That tells why and how a man becomes larger than life. For Dr. Kalam, his nation, India, was before everything and he followed it in letter and spirit while leading a simple, honest and frugal life - a life full of achievements, achievements that helped India live its scientific prowess in space and defence sectors.

The teacher in him, the disciplinarian in a scientist, the optimist in a person, the rationalist in a politician and the visionary in a leader will always stay with us a spirit to guide many of us. 

After all, India has stopped producing such souls for whom the whole nation, across religions and classes, mourns. 

India has not seen such a uniform expression of universal shock and tribute in years and will not see in many coming years. 

©/IPR: Santosh Chaubey - http://severallyalone.blogspot.com/  

Monday, 27 July 2015

A MAN LIKE DR. KALAM WOULD HAVE WANTED SUCH A DEPARTURE FROM THIS WORLD

Till 8 PM, it was the Gurdaspur terror strike, continuing its run that had begun at the daybreak. The terror attack that was on every airwave till 8 PM, was suddenly pushed to the backdrop with a shocking news.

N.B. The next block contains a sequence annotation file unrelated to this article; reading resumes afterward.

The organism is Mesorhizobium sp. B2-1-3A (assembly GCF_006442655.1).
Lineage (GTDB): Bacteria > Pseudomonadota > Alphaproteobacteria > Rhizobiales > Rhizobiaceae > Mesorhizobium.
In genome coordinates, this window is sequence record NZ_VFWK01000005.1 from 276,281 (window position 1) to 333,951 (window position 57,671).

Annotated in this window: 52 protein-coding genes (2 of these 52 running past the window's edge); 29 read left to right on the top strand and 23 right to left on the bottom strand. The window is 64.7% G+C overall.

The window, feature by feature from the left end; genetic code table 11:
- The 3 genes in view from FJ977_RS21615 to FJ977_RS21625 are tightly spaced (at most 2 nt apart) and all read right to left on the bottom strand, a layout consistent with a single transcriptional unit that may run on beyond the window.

Around 8 PM, the unconfirmed news of Dr. APJ Abdul Kalam's sudden demise in Shillong broke. Though it soon became clear that he was no more, it took some time to make the sad development official.

And once it was in, it swept the media outfits.

The news of sudden demise of Dr. APJ Abdul Kalam, former President of India, the country's missile-man, the scientist who spearheaded our coveted missile programme, the scientists who was among the best few human begins this nation has ever produced, came as a shock for everyone.

It was like for someone so close to us - that we first refuse to believe when it comes to such developments.

And we didn't believe it. We found hard to believe it. Many of us who knew he was already dead before it was made official prayed for some miracle to happen.

But as the cliché goes that 'miracles seldom happen in real life' - the miracle we were praying for didn't happen. Around 9 PM, Home Minister Rajnath Singh tweeted confirming his death and the flow of reactions that had begun some minutes ago, became an unstoppable flood - where everyone was adding to the sentiments.

How much nation (and its people) APJ Abdul Kalam was evident soon from the news agenda of the day that was driven by many personal feelings as well.